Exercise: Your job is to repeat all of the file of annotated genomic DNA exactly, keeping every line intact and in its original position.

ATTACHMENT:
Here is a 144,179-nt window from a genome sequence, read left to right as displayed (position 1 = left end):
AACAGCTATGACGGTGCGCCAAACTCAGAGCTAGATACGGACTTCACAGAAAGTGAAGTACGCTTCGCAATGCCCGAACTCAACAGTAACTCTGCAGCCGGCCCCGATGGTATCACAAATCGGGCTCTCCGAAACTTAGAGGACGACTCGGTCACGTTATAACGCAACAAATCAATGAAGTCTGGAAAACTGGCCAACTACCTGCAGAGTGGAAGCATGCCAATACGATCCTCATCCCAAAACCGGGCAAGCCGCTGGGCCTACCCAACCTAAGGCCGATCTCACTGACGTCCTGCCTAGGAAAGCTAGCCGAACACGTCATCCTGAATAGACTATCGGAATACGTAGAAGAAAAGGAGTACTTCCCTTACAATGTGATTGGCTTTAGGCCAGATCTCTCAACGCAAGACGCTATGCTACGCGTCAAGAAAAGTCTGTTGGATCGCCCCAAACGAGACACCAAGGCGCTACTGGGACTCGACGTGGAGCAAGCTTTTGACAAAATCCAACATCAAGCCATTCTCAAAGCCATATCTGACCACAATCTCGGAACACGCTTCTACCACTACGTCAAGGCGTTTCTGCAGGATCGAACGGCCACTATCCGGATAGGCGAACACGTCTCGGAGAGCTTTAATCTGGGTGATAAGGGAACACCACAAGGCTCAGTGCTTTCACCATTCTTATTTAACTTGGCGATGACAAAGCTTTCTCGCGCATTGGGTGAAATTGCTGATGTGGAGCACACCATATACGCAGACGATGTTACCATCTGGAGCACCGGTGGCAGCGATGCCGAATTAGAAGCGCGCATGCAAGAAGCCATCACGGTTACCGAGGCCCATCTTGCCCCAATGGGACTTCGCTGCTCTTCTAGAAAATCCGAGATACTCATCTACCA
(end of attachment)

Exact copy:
Here is a 144,179-nt window from a genome sequence, read left to right as displayed (position 1 = left end):
AACAGCTATGACGGTGCGCCAAACTCAGAGCTAGATACGGACTTCACAGAAAGTGAAGTACGCTTCGCAATGCCCGAACTCAACAGTAACTCTGCAGCCGGCCCCGATGGTATCACAAATCGGGCTCTCCGAAACTTAGAGGACGACTCGGTCACGTTATAACGCAACAAATCAATGAAGTCTGGAAAACTGGCCAACTACCTGCAGAGTGGAAGCATGCCAATACGATCCTCATCCCAAAACCGGGCAAGCCGCTGGGCCTACCCAACCTAAGGCCGATCTCACTGACGTCCTGCCTAGGAAAGCTAGCCGAACACGTCATCCTGAATAGACTATCGGAATACGTAGAAGAAAAGGAGTACTTCCCTTACAATGTGATTGGCTTTAGGCCAGATCTCTCAACGCAAGACGCTATGCTACGCGTCAAGAAAAGTCTGTTGGATCGCCCCAAACGAGACACCAAGGCGCTACTGGGACTCGACGTGGAGCAAGCTTTTGACAAAATCCAACATCAAGCCATTCTCAAAGCCATATCTGACCACAATCTCGGAACACGCTTCTACCACTACGTCAAGGCGTTTCTGCAGGATCGAACGGCCACTATCCGGATAGGCGAACACGTCTCGGAGAGCTTTAATCTGGGTGATAAGGGAACACCACAAGGCTCAGTGCTTTCACCATTCTTATTTAACTTGGCGATGACAAAGCTTTCTCGCGCATTGGGTGAAATTGCTGATGTGGAGCACACCATATACGCAGACGATGTTACCATCTGGAGCACCGGTGGCAGCGATGCCGAATTAGAAGCGCGCATGCAAGAAGCCATCACGGTTACCGAGGCCCATCTTGCCCCAATGGGACTTCGCTGCTCTTCTAGAAAATCCGAGATACTCATCTACCA